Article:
At the time, these added responsibilities and perks (including a bump in pay) led many in official Ottawa to perceive the role as similar to that of a junior cabinet minister or minister of state.

But in 2006, former prime minister Stephen Harper resorted to the practice of not appointing parliamentary secretaries to the Privy Council, and Trudeau followed suit after forming government in 2015. Both Harper and Trudeau did not revive Chretien’s rotational appointments system.

New parliamentary secretaries plug regional gaps in Trudeau cabinet

When the PMO announced its latest roster of 39 parliamentary secretaries that will serve Trudeau’s 38-member cabinet. The departments of Foreign Affairs, Environment and Climate Change, Natural Resources, and Housing and Diversity and Inclusion were each assigned two parliamentary secretaries — hinting at the re-elected Liberal government’s key priorities in its mandate.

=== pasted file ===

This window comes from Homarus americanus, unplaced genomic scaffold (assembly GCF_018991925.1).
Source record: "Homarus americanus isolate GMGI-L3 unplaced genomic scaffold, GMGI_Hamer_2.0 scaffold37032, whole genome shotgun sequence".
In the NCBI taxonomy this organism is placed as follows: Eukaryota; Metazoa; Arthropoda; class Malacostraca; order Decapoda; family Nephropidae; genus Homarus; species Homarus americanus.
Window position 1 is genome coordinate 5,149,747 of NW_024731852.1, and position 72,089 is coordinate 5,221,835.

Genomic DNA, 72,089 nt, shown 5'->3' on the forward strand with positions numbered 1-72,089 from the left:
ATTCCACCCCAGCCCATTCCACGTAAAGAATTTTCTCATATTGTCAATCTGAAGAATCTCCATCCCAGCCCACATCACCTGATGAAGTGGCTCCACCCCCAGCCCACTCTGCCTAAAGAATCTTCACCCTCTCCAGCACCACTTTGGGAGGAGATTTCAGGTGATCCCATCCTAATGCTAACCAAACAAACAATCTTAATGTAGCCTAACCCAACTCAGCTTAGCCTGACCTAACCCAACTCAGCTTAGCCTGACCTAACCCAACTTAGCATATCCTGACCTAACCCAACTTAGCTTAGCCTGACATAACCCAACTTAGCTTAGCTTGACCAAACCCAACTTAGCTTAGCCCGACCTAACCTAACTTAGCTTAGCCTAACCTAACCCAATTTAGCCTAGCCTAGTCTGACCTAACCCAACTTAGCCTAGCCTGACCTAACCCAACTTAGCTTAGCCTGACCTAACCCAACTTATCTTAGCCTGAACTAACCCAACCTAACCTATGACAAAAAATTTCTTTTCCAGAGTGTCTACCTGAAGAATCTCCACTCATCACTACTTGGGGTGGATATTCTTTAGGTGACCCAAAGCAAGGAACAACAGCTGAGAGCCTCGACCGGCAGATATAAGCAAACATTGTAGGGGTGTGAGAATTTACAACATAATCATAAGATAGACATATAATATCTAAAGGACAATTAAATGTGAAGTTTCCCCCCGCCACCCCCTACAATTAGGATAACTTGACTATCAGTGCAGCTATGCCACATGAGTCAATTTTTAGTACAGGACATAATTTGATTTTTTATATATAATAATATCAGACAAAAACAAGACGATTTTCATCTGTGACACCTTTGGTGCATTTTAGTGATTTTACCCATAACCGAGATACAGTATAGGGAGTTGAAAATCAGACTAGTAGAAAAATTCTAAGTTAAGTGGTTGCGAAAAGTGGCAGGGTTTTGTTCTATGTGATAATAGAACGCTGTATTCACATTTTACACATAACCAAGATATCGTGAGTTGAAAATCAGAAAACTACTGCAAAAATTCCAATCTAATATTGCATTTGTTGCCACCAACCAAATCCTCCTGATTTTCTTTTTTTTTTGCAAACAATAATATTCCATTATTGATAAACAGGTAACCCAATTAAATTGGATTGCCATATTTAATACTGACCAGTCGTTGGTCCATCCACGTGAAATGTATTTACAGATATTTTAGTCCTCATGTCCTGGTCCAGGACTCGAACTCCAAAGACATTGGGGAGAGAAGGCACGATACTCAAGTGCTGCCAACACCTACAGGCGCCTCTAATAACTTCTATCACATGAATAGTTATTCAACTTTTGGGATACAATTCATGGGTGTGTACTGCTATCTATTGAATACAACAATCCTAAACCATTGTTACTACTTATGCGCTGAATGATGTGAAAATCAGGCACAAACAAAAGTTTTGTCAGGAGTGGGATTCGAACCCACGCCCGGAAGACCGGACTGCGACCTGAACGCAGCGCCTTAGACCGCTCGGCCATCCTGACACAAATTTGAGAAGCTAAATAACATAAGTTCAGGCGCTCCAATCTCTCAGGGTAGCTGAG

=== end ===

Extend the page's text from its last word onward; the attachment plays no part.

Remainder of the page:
The makeup of this team of executive backbenchers is ethnically and gender-balanced, and plug regional gaps in cabinet representation. For example, the prime minister appointed two veteran Manitoba MPs to presumably compensate for the fact his cabinet includes one mere junior minister (Dan Vandal) from the province.

Winnipeg MPs Kevin Lamoureux (parliamentary secretary to the Leader of the Government in the House of Commons) and Terry Duguid (parliamentary secretary to the Minister of Environment and Climate Change) will no doubt help to ensure Manitoba’s interests are on the federal government’s radar.